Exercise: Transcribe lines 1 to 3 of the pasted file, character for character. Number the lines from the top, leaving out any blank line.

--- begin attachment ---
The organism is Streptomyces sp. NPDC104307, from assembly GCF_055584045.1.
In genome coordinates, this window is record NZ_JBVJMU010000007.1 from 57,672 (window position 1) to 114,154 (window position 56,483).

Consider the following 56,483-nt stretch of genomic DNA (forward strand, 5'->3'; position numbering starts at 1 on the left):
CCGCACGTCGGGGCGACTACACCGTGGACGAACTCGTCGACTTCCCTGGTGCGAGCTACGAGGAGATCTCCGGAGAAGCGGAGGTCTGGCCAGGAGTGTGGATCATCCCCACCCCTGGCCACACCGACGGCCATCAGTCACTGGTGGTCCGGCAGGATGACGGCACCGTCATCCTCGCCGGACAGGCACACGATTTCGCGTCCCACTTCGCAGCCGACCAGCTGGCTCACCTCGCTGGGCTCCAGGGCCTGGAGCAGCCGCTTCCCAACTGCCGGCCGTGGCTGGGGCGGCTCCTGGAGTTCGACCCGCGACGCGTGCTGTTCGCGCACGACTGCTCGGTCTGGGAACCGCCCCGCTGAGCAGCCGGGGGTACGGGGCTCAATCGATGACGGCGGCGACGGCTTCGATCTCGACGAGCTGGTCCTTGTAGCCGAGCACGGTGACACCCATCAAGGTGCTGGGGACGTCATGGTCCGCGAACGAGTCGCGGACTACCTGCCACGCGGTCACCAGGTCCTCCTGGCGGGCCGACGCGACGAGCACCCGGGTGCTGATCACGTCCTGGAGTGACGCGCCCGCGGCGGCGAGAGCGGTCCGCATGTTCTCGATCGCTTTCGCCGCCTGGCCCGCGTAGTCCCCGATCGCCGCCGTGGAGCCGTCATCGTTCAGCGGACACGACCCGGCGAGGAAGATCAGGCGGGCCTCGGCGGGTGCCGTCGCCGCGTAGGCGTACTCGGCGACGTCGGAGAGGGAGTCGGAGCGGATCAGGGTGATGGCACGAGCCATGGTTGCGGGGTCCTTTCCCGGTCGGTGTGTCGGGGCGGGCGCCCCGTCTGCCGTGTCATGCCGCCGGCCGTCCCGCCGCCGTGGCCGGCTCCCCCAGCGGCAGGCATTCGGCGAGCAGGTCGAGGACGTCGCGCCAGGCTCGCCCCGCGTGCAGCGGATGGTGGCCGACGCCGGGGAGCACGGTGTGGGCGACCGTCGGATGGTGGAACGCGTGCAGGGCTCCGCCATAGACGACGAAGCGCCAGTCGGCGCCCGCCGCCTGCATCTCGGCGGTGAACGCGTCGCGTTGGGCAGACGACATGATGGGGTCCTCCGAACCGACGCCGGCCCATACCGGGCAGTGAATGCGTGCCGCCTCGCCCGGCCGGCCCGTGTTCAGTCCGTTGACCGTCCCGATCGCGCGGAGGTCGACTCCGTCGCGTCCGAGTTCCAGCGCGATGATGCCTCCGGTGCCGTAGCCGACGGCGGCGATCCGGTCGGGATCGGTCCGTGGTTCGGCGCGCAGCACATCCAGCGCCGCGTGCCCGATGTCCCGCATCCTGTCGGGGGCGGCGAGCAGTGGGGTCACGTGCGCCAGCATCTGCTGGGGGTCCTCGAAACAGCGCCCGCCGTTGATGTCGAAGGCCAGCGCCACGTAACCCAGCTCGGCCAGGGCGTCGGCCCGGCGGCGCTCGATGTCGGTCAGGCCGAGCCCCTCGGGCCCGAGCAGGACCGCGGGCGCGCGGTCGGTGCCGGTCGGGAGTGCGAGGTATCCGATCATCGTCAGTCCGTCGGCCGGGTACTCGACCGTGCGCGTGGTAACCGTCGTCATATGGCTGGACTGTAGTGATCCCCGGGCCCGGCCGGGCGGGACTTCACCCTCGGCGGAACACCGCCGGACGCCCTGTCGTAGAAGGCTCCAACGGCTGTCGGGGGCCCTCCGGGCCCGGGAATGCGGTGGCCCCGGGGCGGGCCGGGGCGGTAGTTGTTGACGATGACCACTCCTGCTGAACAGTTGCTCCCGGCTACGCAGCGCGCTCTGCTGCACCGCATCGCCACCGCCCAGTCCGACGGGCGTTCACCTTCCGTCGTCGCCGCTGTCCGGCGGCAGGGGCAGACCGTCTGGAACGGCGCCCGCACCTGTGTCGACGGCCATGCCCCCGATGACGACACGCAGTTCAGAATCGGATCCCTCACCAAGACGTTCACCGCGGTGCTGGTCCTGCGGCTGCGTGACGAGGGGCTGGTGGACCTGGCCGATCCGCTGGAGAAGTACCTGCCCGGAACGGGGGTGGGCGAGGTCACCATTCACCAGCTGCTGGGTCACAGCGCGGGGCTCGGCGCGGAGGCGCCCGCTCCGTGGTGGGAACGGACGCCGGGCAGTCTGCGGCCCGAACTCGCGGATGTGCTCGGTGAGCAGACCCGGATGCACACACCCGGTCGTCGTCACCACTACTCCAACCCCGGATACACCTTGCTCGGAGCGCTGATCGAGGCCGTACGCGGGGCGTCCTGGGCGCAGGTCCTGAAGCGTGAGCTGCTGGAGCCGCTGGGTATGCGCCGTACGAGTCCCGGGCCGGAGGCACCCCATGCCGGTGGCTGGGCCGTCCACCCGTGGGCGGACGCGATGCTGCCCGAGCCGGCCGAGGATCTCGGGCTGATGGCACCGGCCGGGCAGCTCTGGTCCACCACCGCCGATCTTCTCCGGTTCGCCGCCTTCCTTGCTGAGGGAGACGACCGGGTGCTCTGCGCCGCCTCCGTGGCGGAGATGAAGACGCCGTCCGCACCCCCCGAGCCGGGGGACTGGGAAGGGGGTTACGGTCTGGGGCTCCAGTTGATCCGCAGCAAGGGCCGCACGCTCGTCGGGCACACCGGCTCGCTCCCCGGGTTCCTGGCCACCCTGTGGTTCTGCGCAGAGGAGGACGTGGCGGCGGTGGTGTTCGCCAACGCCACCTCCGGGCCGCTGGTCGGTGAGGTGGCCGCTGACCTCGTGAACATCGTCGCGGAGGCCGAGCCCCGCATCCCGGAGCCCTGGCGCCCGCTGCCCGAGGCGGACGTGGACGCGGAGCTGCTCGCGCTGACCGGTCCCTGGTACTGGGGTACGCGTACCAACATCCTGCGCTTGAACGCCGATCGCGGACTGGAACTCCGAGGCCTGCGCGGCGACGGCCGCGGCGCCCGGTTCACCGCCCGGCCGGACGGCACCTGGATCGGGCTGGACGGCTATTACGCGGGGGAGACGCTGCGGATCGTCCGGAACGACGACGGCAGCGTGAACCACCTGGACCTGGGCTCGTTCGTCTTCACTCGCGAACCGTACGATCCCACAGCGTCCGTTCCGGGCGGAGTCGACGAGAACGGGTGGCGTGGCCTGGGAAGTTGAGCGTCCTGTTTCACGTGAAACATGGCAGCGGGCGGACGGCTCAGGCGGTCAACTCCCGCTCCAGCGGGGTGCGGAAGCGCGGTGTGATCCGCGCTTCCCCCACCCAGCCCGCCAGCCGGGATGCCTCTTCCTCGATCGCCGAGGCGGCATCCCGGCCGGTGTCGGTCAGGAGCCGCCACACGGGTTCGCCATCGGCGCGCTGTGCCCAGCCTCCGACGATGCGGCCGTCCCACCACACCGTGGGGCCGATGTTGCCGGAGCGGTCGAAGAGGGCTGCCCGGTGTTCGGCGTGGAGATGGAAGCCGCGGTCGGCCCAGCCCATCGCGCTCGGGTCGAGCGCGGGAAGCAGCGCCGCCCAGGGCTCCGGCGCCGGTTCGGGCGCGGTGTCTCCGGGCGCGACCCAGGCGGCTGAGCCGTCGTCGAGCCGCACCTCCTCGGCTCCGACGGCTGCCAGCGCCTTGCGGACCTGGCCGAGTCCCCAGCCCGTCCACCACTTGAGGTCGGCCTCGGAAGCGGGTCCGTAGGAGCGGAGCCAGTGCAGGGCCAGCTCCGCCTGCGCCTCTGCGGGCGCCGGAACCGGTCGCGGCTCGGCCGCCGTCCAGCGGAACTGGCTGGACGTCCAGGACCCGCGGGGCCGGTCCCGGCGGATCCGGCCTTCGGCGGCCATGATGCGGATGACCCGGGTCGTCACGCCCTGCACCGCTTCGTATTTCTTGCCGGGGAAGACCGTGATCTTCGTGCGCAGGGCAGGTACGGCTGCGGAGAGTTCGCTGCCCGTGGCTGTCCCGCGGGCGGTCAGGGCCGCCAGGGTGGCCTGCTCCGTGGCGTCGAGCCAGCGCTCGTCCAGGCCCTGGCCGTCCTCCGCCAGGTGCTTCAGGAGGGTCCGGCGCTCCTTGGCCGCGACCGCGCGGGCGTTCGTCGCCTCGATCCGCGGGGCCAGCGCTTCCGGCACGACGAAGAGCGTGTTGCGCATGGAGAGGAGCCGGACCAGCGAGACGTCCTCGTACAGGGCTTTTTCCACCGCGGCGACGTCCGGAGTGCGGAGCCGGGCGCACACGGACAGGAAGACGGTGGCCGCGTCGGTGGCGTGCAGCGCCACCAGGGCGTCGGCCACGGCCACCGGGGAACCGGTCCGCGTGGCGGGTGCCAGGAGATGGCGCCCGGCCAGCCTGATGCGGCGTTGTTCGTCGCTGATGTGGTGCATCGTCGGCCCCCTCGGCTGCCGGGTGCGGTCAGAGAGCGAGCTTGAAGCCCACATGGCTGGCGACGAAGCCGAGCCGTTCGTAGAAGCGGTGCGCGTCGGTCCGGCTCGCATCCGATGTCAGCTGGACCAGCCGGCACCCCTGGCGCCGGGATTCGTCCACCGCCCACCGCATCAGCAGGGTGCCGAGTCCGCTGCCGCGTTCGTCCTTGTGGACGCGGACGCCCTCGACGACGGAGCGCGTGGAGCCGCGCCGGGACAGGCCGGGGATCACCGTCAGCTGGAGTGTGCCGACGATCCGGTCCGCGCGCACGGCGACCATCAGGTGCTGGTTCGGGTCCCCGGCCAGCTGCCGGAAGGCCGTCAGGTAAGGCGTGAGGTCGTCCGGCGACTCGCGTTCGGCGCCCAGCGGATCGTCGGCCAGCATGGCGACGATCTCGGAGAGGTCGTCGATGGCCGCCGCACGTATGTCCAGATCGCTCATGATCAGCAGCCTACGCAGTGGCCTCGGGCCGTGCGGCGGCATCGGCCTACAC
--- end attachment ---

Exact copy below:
The organism is Streptomyces sp. NPDC104307, from assembly GCF_055584045.1.
In genome coordinates, this window is record NZ_JBVJMU010000007.1 from 57,672 (window position 1) to 114,154 (window position 56,483).

Consider the following 56,483-nt stretch of genomic DNA (forward strand, 5'->3'; position numbering starts at 1 on the left):